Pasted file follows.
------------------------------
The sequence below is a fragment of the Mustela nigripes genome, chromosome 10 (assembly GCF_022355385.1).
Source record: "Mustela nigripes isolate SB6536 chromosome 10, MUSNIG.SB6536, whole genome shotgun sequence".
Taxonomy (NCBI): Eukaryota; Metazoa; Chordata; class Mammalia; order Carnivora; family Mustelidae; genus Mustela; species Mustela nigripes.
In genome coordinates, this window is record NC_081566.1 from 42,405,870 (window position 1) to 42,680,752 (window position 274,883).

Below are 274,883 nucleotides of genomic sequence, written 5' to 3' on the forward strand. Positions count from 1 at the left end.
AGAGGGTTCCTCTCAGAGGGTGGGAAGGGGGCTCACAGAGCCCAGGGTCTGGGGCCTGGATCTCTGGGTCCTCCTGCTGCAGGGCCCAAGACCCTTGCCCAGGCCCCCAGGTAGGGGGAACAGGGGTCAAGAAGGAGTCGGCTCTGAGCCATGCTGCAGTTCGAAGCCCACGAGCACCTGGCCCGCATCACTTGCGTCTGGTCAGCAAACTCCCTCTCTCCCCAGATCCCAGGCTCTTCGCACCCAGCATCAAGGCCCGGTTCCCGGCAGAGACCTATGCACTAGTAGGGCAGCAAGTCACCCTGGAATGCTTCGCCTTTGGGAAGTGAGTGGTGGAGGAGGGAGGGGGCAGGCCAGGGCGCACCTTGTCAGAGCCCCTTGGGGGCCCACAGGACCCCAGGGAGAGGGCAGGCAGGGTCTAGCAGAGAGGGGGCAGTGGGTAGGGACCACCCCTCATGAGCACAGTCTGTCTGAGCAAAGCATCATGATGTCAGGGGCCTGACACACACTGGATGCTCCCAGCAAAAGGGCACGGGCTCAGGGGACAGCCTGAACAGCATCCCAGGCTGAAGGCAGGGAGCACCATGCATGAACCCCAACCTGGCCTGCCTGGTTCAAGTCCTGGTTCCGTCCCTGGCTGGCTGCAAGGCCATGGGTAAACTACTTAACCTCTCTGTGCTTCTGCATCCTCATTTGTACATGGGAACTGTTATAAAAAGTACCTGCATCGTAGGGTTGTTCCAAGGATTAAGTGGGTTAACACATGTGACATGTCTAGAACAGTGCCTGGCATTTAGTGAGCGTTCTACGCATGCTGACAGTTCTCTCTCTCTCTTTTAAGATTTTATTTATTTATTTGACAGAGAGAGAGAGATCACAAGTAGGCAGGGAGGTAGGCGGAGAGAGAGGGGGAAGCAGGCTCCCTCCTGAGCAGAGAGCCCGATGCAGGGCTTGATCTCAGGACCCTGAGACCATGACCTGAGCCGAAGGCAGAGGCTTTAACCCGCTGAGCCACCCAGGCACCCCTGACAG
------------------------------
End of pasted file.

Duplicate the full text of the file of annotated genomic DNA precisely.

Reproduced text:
The sequence below is a fragment of the Mustela nigripes genome, chromosome 10 (assembly GCF_022355385.1).
Source record: "Mustela nigripes isolate SB6536 chromosome 10, MUSNIG.SB6536, whole genome shotgun sequence".
Taxonomy (NCBI): Eukaryota; Metazoa; Chordata; class Mammalia; order Carnivora; family Mustelidae; genus Mustela; species Mustela nigripes.
In genome coordinates, this window is record NC_081566.1 from 42,405,870 (window position 1) to 42,680,752 (window position 274,883).

Below are 274,883 nucleotides of genomic sequence, written 5' to 3' on the forward strand. Positions count from 1 at the left end.
AGAGGGTTCCTCTCAGAGGGTGGGAAGGGGGCTCACAGAGCCCAGGGTCTGGGGCCTGGATCTCTGGGTCCTCCTGCTGCAGGGCCCAAGACCCTTGCCCAGGCCCCCAGGTAGGGGGAACAGGGGTCAAGAAGGAGTCGGCTCTGAGCCATGCTGCAGTTCGAAGCCCACGAGCACCTGGCCCGCATCACTTGCGTCTGGTCAGCAAACTCCCTCTCTCCCCAGATCCCAGGCTCTTCGCACCCAGCATCAAGGCCCGGTTCCCGGCAGAGACCTATGCACTAGTAGGGCAGCAAGTCACCCTGGAATGCTTCGCCTTTGGGAAGTGAGTGGTGGAGGAGGGAGGGGGCAGGCCAGGGCGCACCTTGTCAGAGCCCCTTGGGGGCCCACAGGACCCCAGGGAGAGGGCAGGCAGGGTCTAGCAGAGAGGGGGCAGTGGGTAGGGACCACCCCTCATGAGCACAGTCTGTCTGAGCAAAGCATCATGATGTCAGGGGCCTGACACACACTGGATGCTCCCAGCAAAAGGGCACGGGCTCAGGGGACAGCCTGAACAGCATCCCAGGCTGAAGGCAGGGAGCACCATGCATGAACCCCAACCTGGCCTGCCTGGTTCAAGTCCTGGTTCCGTCCCTGGCTGGCTGCAAGGCCATGGGTAAACTACTTAACCTCTCTGTGCTTCTGCATCCTCATTTGTACATGGGAACTGTTATAAAAAGTACCTGCATCGTAGGGTTGTTCCAAGGATTAAGTGGGTTAACACATGTGACATGTCTAGAACAGTGCCTGGCATTTAGTGAGCGTTCTACGCATGCTGACAGTTCTCTCTCTCTCTTTTAAGATTTTATTTATTTATTTGACAGAGAGAGAGAGATCACAAGTAGGCAGGGAGGTAGGCGGAGAGAGAGGGGGAAGCAGGCTCCCTCCTGAGCAGAGAGCCCGATGCAGGGCTTGATCTCAGGACCCTGAGACCATGACCTGAGCCGAAGGCAGAGGCTTTAACCCGCTGAGCCACCCAGGCACCCCTGACAG